The schedule for the 48th Pacific Islands Forum and related meetings to be held in Apia, Samoa will be as follows:
Monday, 4 September
Smaller Islands States Leaders Meeting
Tuesday, 5 September
Pacific ACP Leaders Meeting
Tuesday, 5 September
Official Opening of the 48th Pacific Islands Forum
Wednesday, 6 September
Forum Leaders Dialogue with Civil Society Organisations and Private Sector
Thursday, 7 September
48th Pacific Islands Forum Plenary Sessions with Associate Member and Forum Observers and Post Forum Dialogue Partners
The government has said PT Freeport Indonesia will not bring it to the international arbitration tribunal as both parties are in the process of negotiation to seek solutions to their differences.
"No, they will not do it," Energy and Mineral Resources Ministry's mineral and coal director general Bambang Gatot Ariyono told The Jakarta Post in Jakarta on Thursday.
Bambang’s statement was confirmed by Freeport McMoRan Inc. chief executive officer Richard Adkerson, who said, as reported by Bloomberg, that “the arbitration wouldn’t happen if talks are proceeding well”.
Bambang said the government had issued a special mining license (IUPK) to Freeport, which automatically allowed the company to export concentrates.
However, he added, Freeport had eight months to adapt itself to the IUPK requirements, if not, it would have to revert back to a contract of work (CoW).
"It is not a 'temporary contract', we’ve already issued the IUPK for Freeport, but it has eight months to adapt, if it fails it must to go back to a CoW and cannot export concentrates," he said.
Energy and Mineral Resources Minister Ignasius Jonan said if Freeport chose to revert to a CoW, it would still be allowed to sell to the domestic market. "It will be allowed to revert to the CoW, but with consequences of not exporting anymore," he said. (bbn)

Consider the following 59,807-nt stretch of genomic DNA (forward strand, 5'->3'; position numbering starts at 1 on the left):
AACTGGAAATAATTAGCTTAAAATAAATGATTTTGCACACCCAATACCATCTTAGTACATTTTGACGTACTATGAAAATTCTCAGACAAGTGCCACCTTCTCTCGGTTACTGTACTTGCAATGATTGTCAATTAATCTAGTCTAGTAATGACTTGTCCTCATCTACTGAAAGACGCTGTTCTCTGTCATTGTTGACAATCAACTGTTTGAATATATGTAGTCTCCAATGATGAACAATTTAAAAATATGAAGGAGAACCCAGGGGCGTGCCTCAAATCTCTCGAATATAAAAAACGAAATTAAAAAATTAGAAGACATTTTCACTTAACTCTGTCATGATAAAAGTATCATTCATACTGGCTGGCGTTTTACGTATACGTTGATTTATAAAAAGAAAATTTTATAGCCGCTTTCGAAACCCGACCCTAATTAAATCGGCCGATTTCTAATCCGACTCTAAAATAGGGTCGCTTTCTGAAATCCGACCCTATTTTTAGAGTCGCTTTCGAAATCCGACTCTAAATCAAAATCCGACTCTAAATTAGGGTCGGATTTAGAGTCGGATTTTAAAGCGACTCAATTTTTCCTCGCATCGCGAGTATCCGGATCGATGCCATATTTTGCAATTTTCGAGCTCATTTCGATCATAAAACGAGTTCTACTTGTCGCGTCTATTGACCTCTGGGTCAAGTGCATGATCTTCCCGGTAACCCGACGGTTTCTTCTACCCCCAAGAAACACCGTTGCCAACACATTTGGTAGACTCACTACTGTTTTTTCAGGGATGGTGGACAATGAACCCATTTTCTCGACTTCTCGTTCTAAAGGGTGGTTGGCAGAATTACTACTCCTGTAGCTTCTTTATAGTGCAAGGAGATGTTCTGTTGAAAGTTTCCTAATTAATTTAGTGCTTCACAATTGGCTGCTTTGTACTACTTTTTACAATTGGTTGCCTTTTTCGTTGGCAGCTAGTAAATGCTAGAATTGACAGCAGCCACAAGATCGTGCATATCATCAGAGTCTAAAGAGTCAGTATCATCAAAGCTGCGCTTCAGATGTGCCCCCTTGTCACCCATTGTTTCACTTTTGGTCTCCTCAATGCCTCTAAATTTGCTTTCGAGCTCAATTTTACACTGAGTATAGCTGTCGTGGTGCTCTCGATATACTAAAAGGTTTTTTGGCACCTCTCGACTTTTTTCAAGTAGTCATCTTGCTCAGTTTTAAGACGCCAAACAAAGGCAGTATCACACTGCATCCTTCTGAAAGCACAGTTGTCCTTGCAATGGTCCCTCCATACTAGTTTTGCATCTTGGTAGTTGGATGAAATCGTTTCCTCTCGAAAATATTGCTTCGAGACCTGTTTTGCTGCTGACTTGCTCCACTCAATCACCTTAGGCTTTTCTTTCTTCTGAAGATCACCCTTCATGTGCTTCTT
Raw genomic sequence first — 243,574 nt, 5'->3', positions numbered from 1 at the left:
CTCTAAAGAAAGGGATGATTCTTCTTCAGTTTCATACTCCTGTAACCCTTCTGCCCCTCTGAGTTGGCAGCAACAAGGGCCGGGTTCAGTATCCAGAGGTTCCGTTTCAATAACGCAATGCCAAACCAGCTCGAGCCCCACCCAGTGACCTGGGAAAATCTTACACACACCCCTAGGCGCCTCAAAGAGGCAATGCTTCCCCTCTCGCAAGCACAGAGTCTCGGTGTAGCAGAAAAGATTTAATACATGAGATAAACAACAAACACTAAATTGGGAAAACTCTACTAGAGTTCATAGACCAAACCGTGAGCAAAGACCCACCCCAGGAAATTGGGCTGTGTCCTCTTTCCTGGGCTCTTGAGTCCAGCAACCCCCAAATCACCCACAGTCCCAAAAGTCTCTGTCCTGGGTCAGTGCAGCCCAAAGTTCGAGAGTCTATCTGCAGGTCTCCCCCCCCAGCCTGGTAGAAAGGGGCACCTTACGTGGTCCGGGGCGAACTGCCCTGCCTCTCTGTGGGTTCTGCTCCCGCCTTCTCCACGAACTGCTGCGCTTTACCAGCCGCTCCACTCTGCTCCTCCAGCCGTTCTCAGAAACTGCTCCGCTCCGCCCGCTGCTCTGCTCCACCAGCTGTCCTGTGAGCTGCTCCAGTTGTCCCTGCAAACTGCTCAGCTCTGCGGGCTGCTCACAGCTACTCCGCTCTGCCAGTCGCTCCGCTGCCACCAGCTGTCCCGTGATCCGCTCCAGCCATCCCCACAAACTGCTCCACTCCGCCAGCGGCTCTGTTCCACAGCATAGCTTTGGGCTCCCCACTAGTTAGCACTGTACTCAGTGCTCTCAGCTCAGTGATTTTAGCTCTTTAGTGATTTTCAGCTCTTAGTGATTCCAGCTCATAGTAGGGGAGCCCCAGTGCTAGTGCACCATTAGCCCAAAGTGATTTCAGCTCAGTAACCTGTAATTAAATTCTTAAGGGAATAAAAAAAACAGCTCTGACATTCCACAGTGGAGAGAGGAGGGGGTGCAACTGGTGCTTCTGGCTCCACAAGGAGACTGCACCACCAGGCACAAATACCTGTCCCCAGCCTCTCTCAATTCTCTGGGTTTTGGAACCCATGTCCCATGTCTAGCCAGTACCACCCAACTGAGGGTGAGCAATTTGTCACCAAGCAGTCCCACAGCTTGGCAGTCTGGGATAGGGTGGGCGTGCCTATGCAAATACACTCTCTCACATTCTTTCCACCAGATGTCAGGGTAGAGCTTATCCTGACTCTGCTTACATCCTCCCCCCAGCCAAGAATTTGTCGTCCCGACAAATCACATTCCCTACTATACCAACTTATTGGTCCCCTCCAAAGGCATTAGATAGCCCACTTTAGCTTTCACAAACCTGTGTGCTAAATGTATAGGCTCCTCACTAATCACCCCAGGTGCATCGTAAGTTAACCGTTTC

TEMPO.CO, Jakarta - The blacklisting of Jack Hewson, a freelance journalist working for Al Jazeera shows the government's paranoia towards foreign journalists. The government should allow the foreign press to cover Papua. Preventing journalists from reporting the facts there is not a good testament on the claim of press freedom in Indonesia.
Hewson, who is based in Jakarta, planned to report on the Freeport issue from Timika in Papua. But after leaving for the Philippines last Monday, he learned that he has been banned from returning to Indonesia for no clear reason. It transpires that the request for the ban came from the Indonesian Military (TNI). According to the Immigration DirectorateGeneral, Hewson is suspected of dangerous activities endangering security and public order.
What did Hewson do that was deemed to have endangered security? Was he not simply covering and writing reports about Indonesia like other journalists? Was it linked with his plan to cover Freeport? Whatever the problem, blacklisting a foreign journalist without a reason or sufficient evidence is a serious violation of press freedom.
Before the Hewson case, there were similar bans on foreign journalists wanting to report on Papua. French journalist Cyril Payen is still barred from entering Indonesia following his documentary film, The Forgotten War in Papua, which detailed human rights violations in Indonesia's easternmost province. Two other French journalists, Thomas Dandois and Louise Marie Valentine Bourrat, were jailed for more than two months for covering Wamena while on tourist visas.